Date of Award


Document Type


Degree Name

Doctor of Philosophy (PhD)


Teaching & Learning


The purpose of the study was to determine the validity and reliability of a nonverbal learning disability evaluation (NLDE) scale using an instrument intended to screen for nonverbal learning disabilities in classroom settings. Scholars believe that there are at least four distinct subtypes of learning disabilities, each with its own characteristics and interventions. Validity was examined via an ANOVA, discriminant functions analysis, and factor analysis. Reliability was examined via use of Cronbach's alpha ( a = .93).

The sampled populations were special education and regular education teachers in North Dakota and 61 of the students they served. The 43 LD students had identified disabilities in learning and represented grade levels from 3-8. The 18 non-LD children were all enrolled at the elementary school level.

The results of the ANOVA and Tukey's pairwise comparisons on NLDE composite scores indicated that the three group means (NLD, VLD, and Non-LD children) were significantly different from one another. The results of the canonical discriminant functions analysis indicated that there were two functions (factors) required. Can 1, mostly made up of motor behavior, was needed to separate the NLD group from each of the other two. Can2., mostly behaviors learned in a classroom setting in the areas of language and mathematics, was needed to separate both LD groups from the non-LD group. A factor analysis revealed that the instrument was univariate, deriving only one factor. This factor was correlated with over 80% of the scale items. The DISCRIM analysis correctly classified children into their original a priori groups.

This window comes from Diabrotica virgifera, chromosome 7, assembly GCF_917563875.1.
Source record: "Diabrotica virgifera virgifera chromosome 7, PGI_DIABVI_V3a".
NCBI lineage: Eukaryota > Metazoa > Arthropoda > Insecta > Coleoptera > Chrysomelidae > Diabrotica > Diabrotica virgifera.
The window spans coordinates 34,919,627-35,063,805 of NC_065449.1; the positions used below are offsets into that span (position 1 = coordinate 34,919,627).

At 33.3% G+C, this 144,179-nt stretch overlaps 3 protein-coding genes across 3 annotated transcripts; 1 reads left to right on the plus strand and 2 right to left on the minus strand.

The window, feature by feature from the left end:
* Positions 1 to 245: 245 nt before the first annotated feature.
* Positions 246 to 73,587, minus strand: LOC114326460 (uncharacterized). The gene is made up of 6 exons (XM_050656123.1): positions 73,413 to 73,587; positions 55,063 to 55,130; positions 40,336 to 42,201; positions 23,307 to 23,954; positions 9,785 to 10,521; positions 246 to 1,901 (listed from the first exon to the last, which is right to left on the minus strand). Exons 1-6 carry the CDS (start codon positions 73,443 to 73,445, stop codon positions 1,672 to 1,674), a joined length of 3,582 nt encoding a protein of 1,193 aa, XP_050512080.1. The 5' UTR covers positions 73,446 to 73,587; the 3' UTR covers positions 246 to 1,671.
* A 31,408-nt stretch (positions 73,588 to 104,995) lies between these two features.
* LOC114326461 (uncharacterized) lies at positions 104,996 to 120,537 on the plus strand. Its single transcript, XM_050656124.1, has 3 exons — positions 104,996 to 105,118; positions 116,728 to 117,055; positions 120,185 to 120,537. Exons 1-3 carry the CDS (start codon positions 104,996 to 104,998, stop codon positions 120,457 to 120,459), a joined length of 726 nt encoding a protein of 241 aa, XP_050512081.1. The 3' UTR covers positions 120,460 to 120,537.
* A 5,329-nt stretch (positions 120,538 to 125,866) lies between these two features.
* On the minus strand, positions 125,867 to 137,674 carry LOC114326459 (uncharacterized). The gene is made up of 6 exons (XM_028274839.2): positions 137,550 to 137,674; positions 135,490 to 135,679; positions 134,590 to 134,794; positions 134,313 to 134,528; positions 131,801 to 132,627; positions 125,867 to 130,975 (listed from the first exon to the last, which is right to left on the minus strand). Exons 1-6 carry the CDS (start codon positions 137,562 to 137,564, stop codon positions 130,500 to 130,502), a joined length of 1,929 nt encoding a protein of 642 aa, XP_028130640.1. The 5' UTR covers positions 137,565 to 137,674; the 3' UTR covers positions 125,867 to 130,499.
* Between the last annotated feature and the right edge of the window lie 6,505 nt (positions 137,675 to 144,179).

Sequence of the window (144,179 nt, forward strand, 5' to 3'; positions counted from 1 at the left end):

Results supported the existence of an NLD subtype, a group of students discriminate from other LD individuals. Further development of the scale is suggested by dropping some items that didn't load on some of the functions or factors and re-evaluating the scale and using a much larger research population. Changes in scale scoring were also suggested.